Coronavirus has infected the economy: Analysts downgrade China’s growth forecast

UNITED STATES (OBSERVATORY NEWS) — Coronavirus COVID-19 can worsen the dynamics of the Chinese economy by 0.5-1.5 percentage points and slow down the growth of developed and emerging markets, according to EIU analysts. Beijing will need as much money to keep the economy afloat as it did in the 2008 crisis.

The Chinese economy against the backdrop of the coronavirus epidemic may slow down in the first quarter of 2020 to 4% year on year, and by the end of the year, its pace will drop to 5.4% compared to the previously expected 5.9%, analysts at the Economist Intelligence Unit predict. In 2019, China’s GDP growth rate was 6.1% compared to 6.6% in 2018.

If the Chinese authorities fail to control the spread of infection by early March, the growth rate of the PRC will fall even more – by 1.5 percentage points in 2020, pessimistic at the EIU. According to WHO, in China , 1,115 people have already died from coronavirus, more than 43,000 people have been infected.

In the coming months, the Chinese economy will face serious challenges. Authorities will have to resort to fiscal stimulus comparable to the 2008 crisis, when about 4 trillion yuan was spent on these goals, EIU analysts warn. However, it is not clear whether government support measures will mitigate the negative impact of coronavirus on the industry and services sector, experts are pessimistic.

The crisis will affect not only China, but also other emerging markets, but it’s too early to talk about the scale of the blow – much will depend on how the situation develops in the coming month, EIU analysts said at a conference call . Slowing the Chinese economy will reduce appetite for Russian energy, which at the end of 2019 amounted to 8.7% of Russian exports, according to the EIU.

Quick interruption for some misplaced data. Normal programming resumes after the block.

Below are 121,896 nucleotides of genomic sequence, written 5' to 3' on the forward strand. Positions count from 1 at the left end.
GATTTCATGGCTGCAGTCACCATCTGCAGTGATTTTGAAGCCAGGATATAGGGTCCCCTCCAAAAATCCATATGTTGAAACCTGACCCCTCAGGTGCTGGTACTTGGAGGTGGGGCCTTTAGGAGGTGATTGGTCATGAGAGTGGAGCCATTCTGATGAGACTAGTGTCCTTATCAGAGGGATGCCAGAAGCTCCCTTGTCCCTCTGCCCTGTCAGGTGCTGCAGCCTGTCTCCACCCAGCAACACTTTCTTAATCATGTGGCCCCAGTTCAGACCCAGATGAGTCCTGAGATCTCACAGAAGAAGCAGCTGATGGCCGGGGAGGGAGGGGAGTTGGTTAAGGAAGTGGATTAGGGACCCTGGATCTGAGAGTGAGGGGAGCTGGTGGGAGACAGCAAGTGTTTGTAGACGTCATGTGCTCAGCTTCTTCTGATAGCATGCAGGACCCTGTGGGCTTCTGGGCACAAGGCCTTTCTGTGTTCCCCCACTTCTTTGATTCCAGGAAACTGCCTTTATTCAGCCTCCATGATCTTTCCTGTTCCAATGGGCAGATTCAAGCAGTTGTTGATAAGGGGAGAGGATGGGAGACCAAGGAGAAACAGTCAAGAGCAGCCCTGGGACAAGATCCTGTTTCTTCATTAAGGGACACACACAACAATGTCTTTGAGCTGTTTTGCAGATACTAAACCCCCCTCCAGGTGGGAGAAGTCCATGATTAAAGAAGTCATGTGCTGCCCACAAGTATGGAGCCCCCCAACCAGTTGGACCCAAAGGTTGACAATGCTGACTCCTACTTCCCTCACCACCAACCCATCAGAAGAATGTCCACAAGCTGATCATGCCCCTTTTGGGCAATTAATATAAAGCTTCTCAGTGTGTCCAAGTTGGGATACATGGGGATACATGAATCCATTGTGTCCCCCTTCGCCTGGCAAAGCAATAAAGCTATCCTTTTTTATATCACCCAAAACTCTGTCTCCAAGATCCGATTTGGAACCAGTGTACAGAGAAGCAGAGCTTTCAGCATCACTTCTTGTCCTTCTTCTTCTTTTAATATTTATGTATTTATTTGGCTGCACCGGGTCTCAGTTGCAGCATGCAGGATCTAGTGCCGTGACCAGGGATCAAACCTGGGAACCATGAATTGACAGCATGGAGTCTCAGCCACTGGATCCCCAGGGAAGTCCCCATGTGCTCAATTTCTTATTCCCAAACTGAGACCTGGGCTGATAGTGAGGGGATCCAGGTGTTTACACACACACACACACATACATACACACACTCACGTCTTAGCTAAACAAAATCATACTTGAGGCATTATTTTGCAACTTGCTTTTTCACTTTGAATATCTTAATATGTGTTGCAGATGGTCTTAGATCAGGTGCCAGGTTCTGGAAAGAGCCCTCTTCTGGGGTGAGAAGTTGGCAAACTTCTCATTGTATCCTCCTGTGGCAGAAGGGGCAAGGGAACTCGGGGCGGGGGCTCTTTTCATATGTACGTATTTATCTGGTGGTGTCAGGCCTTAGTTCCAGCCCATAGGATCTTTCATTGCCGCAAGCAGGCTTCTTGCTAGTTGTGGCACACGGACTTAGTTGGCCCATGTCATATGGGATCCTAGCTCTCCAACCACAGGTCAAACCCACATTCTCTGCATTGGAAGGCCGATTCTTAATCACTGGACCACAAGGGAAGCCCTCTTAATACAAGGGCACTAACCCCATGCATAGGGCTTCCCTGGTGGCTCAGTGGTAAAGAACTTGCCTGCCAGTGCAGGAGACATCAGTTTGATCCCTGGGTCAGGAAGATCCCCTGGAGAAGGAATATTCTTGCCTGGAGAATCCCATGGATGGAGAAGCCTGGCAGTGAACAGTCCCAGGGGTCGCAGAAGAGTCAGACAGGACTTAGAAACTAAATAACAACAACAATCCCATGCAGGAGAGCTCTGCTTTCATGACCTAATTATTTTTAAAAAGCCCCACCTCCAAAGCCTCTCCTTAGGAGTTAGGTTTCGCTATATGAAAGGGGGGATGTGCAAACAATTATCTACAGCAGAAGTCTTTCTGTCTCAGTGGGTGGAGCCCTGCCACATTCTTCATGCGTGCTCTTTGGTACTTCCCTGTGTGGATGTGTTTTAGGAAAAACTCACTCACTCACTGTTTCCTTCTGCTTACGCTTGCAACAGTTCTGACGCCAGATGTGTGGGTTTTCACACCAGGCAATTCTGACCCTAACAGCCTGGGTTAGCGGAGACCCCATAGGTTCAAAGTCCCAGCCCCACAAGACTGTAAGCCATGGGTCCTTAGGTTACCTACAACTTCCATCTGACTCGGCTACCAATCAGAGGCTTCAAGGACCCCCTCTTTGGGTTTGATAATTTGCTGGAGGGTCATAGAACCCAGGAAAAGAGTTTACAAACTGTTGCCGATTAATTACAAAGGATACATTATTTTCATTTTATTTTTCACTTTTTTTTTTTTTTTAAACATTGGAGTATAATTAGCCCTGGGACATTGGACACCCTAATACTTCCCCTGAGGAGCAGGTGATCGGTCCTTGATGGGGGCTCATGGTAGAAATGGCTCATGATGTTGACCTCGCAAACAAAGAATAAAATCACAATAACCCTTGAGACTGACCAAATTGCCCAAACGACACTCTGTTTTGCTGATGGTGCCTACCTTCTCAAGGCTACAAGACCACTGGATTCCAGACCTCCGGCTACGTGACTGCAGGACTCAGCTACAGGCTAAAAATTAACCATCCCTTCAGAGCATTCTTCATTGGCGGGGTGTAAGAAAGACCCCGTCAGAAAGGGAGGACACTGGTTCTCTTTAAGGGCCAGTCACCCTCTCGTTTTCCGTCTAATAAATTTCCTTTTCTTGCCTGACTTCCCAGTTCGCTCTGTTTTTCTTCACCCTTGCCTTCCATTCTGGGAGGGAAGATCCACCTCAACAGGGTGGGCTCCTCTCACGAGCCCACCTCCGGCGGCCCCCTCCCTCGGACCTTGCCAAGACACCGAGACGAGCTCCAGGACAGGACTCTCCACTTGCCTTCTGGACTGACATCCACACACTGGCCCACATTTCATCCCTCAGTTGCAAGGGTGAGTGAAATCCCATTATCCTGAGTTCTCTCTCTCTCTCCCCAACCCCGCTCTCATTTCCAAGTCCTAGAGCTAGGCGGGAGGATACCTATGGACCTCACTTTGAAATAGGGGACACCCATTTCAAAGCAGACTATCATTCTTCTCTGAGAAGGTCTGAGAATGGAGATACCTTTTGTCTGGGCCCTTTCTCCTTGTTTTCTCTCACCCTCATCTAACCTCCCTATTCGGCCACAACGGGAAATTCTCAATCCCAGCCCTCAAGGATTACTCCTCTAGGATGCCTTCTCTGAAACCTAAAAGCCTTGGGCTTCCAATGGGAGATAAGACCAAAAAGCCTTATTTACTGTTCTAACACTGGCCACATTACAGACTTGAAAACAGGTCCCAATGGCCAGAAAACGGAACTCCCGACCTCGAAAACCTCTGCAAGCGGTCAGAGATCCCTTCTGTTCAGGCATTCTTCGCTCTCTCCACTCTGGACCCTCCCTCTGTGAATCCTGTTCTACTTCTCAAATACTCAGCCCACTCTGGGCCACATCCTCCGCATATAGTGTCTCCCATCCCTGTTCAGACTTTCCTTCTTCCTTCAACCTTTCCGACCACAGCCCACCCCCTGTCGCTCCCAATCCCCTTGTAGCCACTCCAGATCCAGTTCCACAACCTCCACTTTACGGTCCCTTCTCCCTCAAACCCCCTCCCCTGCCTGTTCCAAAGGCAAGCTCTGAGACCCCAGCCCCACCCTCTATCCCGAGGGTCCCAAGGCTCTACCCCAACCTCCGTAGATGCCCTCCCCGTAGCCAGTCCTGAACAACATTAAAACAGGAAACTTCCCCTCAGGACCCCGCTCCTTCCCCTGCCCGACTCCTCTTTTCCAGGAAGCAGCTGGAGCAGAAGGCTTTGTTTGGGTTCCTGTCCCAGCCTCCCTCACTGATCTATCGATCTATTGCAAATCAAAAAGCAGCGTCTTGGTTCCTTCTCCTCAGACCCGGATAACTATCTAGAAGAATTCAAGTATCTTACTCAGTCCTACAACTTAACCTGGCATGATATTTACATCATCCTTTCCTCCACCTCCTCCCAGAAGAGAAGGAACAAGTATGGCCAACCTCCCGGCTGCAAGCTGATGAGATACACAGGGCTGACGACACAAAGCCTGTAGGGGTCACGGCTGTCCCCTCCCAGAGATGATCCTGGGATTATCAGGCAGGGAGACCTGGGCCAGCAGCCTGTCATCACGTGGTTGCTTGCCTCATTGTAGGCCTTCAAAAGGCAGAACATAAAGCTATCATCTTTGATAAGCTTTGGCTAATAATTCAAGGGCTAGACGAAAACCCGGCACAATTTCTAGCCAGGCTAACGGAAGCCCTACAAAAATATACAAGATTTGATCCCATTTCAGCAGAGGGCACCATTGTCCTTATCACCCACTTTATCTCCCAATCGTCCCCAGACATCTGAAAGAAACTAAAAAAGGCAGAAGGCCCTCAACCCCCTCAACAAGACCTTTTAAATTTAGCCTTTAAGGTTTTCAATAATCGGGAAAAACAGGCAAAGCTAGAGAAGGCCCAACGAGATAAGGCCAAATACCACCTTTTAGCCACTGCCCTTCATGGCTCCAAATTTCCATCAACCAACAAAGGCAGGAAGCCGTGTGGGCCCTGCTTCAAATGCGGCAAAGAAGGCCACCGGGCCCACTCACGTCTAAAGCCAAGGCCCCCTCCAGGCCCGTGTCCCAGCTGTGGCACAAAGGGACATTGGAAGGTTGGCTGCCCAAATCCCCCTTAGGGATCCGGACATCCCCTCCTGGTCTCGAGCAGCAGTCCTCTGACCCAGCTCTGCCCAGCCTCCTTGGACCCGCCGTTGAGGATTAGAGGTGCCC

Brent oil prices have fallen by about $ 10 per barrel since mid-January amid investor concerns about the coronavirus. The forecast for the average price in 2020, the EIU has already lowered – from $ 65 to $ 63 per barrel. If the epidemic expands, the average price of a barrel of Brent could drop another $ 3-5, the EIU predicts. The crisis in China will primarily hit countries-producers of raw materials, Moody’s analysts agree.

Footrest for global growth

Even before the detection of coronavirus, in the fourth quarter of 2019, economic performance was weak in all G7 and BRICS countries (Brazil, Russia, India, China and South Africa) due to tensions in world trade, rising volatility in emerging markets and political uncertainty in the EU . The epidemic will further slow down economic growth in these countries, EIU analysts warn.

Thus, the growth of real GDP in the eurozone slowed down to 0.1% in the IV quarter compared with 0.3% in the III quarter, and by the end of 2020 it will not exceed 1.2% last year. The closure of production in China will have the greatest impact on the German economy, which exports about 7% of its products to the Chinese market, according to EIU. According to EIU estimates, real US GDP growth will slow to 1.7% in 2020 from 2.3% in 2019. Significant damage from the Chinese coronavirus will be recorded by those markets that depend on Chinese supplies primarily in electronics, pharmaceuticals and biotechnology, as well as countries that receive significant income from Chinese tourists, EIU analysts say.

Russia is among the vulnerable economies because it is heavily dependent on global supply chains, according to the EIU. The share of China in the foreign trade turnover of Russia is about 16%.

Even if the spread of the virus can be stopped and the prohibitions are lifted, the recovery of economies from coronavirus will not be as fast as during the last SARS epidemic in 2002-2003, Moody’s analysts are pessimistic. The situation is unprecedented, an example of the SARS SARS epidemic in 2003 is becoming less and less relevant, the chief economist of Alfa Bank Natalia Orlova said in the report . In 2003, the Chinese economy lost about 1 pp of growth, for the trajectory of the world economy, this slowdown was not so painful, since economic activity in those years was booming, now the prospects for global growth remain at risk, she noted.


This article is written and prepared by our foreign editors writing for OBSERVATORY NEWS from different countries around the world – material edited and published by OBSERVATORY staff in our newsroom.

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